News

Names of jurors in Bill Cosby case are released

Written by The Associated Press | Jun 21, 2017 4:02 PM
cosby_trial_outside.jpg

Photo by AP Photo/Patrick Semansky

People gather on the steps of the Montgomery County Courthouse in Norristown, Pa., Tuesday, June 13, 2017, as jury deliberations in Bill Cosby's sexual assault trial take place.

(Norristown) -- The names of the jurors who deadlocked in the Bill Cosby sexual assault case have been released.

The judge who presided over Cosby's suburban Philadelphia trial ordered their release Wednesday but said the jurors could not discuss what other jurors said during deliberations.

Judge Steven O'Neill declared a mistrial on Saturday after the jury deliberated 52 hours without a verdict. Prosecutors plan to try Cosby again on charges he drugged and molested a woman in 2004, charges Cosby denies.

Prosecutors and defense attorneys wanted to keep the jurors' identities a secret, saying their disclosure would make it more difficult to pick an impartial panel for the next trial. Media groups argued for their release.

The Associated Press has tried to contact jurors for comment but hasn't spoken speak to any of them.

An earlier story appears below.

(Norristown) -- The judge who presided over Bill Cosby's sexual assault trial on Wednesday ordered the public release of the identities of the jurors who deadlocked in the case, but warned them not to divulge what other jurors said during deliberations.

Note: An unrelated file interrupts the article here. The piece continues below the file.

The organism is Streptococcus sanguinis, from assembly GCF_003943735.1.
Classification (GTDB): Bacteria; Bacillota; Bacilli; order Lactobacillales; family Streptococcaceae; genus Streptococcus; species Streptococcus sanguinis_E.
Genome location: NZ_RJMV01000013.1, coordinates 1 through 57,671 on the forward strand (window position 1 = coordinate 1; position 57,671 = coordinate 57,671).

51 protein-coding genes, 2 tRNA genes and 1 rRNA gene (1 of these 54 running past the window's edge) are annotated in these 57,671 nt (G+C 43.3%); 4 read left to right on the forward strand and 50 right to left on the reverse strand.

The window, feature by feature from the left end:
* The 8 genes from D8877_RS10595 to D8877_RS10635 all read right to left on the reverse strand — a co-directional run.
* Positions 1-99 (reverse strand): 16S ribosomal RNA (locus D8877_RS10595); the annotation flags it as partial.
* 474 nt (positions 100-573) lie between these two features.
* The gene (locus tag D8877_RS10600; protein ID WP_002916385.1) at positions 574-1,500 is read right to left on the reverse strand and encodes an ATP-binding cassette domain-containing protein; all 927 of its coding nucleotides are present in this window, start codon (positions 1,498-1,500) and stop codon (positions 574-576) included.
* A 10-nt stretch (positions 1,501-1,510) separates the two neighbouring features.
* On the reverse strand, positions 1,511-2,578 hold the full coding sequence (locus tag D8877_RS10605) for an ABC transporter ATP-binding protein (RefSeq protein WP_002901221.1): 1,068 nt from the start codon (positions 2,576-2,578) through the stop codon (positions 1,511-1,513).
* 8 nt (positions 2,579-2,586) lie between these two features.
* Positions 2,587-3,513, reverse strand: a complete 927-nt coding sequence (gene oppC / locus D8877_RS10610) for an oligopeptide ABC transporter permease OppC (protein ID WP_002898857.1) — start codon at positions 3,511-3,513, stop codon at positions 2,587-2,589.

Judge Steven O'Neill granted a request by a dozen media organizations, including The Associated Press and the major TV networks, to release the names. He said the jurors would first be contacted and given instructions on what they can and cannot say if they talk to reporters.

The judge declared a mistrial Saturday after the jury deliberated for 52 hours without a verdict. Prosecutors plan to retry the 79-year-old entertainer on charges he drugged and molested a woman at his suburban Philadelphia home in 2004. Cosby said the encounter with Andrea Constand was consensual.

Lawyers for news outlets had argued that jurors' names should be public to ensure transparency in the judicial process. Prosecutors and defense lawyers had argued they should remain secret, saying releasing them would make it more difficult to select a jury in Cosby's second trial.